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Tuesday, June 1, 2010

Eating through San Francisco - part 4 - The Slanted Door and Tu Lan

Eating across the spectrum in San Francisco can mean many things.  For us, that meant eating at hole in the wall cheap joints and also eating at fancy pants dining locations.  Of the many recommendations that we received for places in dine in San Francisco, the Slanted Door was by far recommended the most often. 

The Slanted Door is an upscale modern Vietnamese restaurant.  The dishes were creative, and the view across the water was amazing.  Additionally, they also carried Nikolaihof biodynamic elderflower, an elderflower syrup that is near impossible to get in the United States.  This particular syrup isn't from the United States, it is from Australia.  I asked my waitress for a sample to see how it compared to St. Germain Elderflower liqueur.  It seemed to be very similar for the most part, but slightly grassier and more citrus notes. 

We started off with mesquite grilled lamb sausage topped with Chinese black olive and preserved lemon relish and kusshi oysters . The mesquite grilled lamb sausage has great flavor however slightly tough.  The black olive relish was just a tad salty. 

The kusshi oysters on the other hand, were fantastic.  The oysters were incredibly fresh and smelled like the ocean.  The garnish on top was tangy, crunchy, citrusy, with a slow cool yet spicy burn at the end.  These were a sure winner. 

I ordered the Becker lane pork shoulder with green garlic and wolfberries in banana leaf with pineapple-anchovy sauce. The flavor combinations in this dish were well-balanced, savory yet sweet, and perfect with rice.  The meat was incredibly tender, and the pineapple-anchovy sauce was pretty fabulous.  Sweet and salty, with great depth of flavor.

As you can see, we didn't like it at all. 

For a soup, we ordered the asparagus and wild dungeness crab meat with white pepper and sesame oil.   It was pretty light and tasty.

And lastly, we ordered the grass-fed estancia shaking beef, cubed filet mignon, sausalito springs' watercress, red onions and lime sauce. The shaking beef is one of Slanted Door's more popular dishes, and the recipe is online here.  The dish was pretty tasty, but not something I'd order again.  This steak dish is available at other Vietnamese restaurants, and I can make it at home.  I was looking for something that isn't on the menu at other restaurants that really show cases Slanted Door's creativity.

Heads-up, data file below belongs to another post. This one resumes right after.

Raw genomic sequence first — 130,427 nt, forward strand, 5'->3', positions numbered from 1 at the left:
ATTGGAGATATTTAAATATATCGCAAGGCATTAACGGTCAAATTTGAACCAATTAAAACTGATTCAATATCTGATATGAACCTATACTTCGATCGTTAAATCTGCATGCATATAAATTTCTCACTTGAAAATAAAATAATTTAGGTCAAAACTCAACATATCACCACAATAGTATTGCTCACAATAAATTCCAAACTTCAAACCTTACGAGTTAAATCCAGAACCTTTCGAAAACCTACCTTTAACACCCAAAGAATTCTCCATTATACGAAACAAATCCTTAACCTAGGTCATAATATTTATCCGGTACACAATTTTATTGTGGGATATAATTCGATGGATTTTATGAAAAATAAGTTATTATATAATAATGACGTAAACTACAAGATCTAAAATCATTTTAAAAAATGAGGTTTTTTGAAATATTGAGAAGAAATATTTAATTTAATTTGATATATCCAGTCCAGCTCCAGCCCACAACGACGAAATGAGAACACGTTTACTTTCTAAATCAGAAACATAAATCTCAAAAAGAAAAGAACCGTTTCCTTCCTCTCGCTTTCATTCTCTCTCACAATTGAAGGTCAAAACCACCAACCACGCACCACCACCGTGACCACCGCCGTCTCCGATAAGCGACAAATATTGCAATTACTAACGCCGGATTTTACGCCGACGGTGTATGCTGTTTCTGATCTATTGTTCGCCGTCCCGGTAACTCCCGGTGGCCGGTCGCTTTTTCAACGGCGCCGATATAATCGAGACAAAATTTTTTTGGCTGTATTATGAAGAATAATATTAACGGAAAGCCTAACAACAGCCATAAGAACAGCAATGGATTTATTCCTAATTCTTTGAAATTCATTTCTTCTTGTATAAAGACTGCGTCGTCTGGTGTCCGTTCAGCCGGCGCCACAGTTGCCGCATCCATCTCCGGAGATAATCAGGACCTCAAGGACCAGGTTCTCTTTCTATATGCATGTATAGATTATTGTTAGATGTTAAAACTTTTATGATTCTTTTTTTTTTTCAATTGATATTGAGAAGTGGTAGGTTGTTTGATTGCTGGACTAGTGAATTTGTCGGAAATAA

For dessert, we had the banana tapioca with sweet potato, avocado ice cream, and crisp lime meringue.  This dish probably sounds odd and gross.  You might think that banana tapioca, sweet potato, avocados, and lime have to be the a terrible combination.  You are wrong.  This was the most delicious and well-balanced dessert.  The tapioca is infused in pureed bananas.  The avocado ice cream was mild and creamy.  And the lime meringue (which was more like chunks of lime divinity) pulled everything perfectly together.  The textures and the flavors of this dish were amazing.  This is the type of dessert  that impresses.  The final bill with tax and tip was $125.74.

The other end of the dining spectrum was Tu Lan.  While Tu Lan wasn't the cheapest place we ate at in San Francisco (I paid two dollars for a dim sum meal), it certainly did qualify for hole in the wall.  I'm not sure if the clientele or the restaurant was dirtier, and I didn't care care.  I didn't care if the seats are duct taped together or that the counter was visibly grimy.  I didn't care if homeless people were engaging in trade at the counter. I was going for grungy hole in the wall, and I hereby declare Tu Lan to be the "Mother of All Hole-in-the-Walls."

Imperial Rolls at Tu Lan were perfectly crunchy.  Flavorful. Delicious.

Spicy beef noodle was an awesome soup.  It had reminded me of Chinese spicy beef noodle soup, and it was perfect on a cold night. 

Chicken curry with potatoes was pretty good, from what I got.  @windaddict ate most of it.  Total bill: $18.  And the food we got could have easily fed another person.  Now this place closes pretty early at 9:30 pm, and we saw an endless stream of people coming in wanting to be served even after closing.  I asked the chef  if they were always that busy, and he said nope.  Could have fooled me.  Wouldn't it be awesome to have an endless stream of people wanting to eat at your restaurant?

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